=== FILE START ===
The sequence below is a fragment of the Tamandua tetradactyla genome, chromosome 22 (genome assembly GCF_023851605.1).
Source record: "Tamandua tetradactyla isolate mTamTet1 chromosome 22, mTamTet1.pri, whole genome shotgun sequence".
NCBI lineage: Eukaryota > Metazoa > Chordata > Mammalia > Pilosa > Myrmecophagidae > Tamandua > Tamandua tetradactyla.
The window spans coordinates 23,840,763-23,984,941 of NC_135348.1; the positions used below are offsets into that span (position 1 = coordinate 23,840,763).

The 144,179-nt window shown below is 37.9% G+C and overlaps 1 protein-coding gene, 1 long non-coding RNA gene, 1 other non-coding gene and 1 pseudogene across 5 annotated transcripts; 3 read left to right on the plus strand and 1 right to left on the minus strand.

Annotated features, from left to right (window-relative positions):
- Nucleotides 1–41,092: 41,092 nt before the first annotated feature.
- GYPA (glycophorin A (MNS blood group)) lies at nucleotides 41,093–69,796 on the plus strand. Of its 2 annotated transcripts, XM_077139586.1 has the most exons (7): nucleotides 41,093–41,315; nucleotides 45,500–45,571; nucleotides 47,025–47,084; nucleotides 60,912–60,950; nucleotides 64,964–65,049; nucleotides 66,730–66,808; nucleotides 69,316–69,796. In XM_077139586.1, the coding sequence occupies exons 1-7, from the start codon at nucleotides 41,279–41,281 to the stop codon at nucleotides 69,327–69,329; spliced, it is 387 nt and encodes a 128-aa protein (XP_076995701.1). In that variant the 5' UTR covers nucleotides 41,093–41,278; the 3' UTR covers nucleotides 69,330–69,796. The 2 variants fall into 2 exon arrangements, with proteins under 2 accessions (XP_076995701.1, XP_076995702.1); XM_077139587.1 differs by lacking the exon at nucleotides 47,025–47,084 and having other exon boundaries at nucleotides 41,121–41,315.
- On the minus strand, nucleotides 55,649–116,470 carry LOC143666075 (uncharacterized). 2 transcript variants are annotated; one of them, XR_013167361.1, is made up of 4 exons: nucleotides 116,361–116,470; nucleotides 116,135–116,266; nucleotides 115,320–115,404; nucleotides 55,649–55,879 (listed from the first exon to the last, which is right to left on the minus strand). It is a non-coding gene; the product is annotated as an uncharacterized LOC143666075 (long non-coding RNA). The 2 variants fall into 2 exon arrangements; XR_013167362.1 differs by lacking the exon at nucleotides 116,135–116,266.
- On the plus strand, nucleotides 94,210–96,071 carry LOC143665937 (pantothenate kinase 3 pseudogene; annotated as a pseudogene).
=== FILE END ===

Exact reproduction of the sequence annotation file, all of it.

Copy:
The sequence below is a fragment of the Tamandua tetradactyla genome, chromosome 22 (genome assembly GCF_023851605.1).
Source record: "Tamandua tetradactyla isolate mTamTet1 chromosome 22, mTamTet1.pri, whole genome shotgun sequence".
NCBI lineage: Eukaryota > Metazoa > Chordata > Mammalia > Pilosa > Myrmecophagidae > Tamandua > Tamandua tetradactyla.
The window spans coordinates 23,840,763-23,984,941 of NC_135348.1; the positions used below are offsets into that span (position 1 = coordinate 23,840,763).

The 144,179-nt window shown below is 37.9% G+C and overlaps 1 protein-coding gene, 1 long non-coding RNA gene, 1 other non-coding gene and 1 pseudogene across 5 annotated transcripts; 3 read left to right on the plus strand and 1 right to left on the minus strand.

Annotated features, from left to right (window-relative positions):
- Nucleotides 1–41,092: 41,092 nt before the first annotated feature.
- GYPA (glycophorin A (MNS blood group)) lies at nucleotides 41,093–69,796 on the plus strand. Of its 2 annotated transcripts, XM_077139586.1 has the most exons (7): nucleotides 41,093–41,315; nucleotides 45,500–45,571; nucleotides 47,025–47,084; nucleotides 60,912–60,950; nucleotides 64,964–65,049; nucleotides 66,730–66,808; nucleotides 69,316–69,796. In XM_077139586.1, the coding sequence occupies exons 1-7, from the start codon at nucleotides 41,279–41,281 to the stop codon at nucleotides 69,327–69,329; spliced, it is 387 nt and encodes a 128-aa protein (XP_076995701.1). In that variant the 5' UTR covers nucleotides 41,093–41,278; the 3' UTR covers nucleotides 69,330–69,796. The 2 variants fall into 2 exon arrangements, with proteins under 2 accessions (XP_076995701.1, XP_076995702.1); XM_077139587.1 differs by lacking the exon at nucleotides 47,025–47,084 and having other exon boundaries at nucleotides 41,121–41,315.
- On the minus strand, nucleotides 55,649–116,470 carry LOC143666075 (uncharacterized). 2 transcript variants are annotated; one of them, XR_013167361.1, is made up of 4 exons: nucleotides 116,361–116,470; nucleotides 116,135–116,266; nucleotides 115,320–115,404; nucleotides 55,649–55,879 (listed from the first exon to the last, which is right to left on the minus strand). It is a non-coding gene; the product is annotated as an uncharacterized LOC143666075 (long non-coding RNA). The 2 variants fall into 2 exon arrangements; XR_013167362.1 differs by lacking the exon at nucleotides 116,135–116,266.
- On the plus strand, nucleotides 94,210–96,071 carry LOC143665937 (pantothenate kinase 3 pseudogene; annotated as a pseudogene).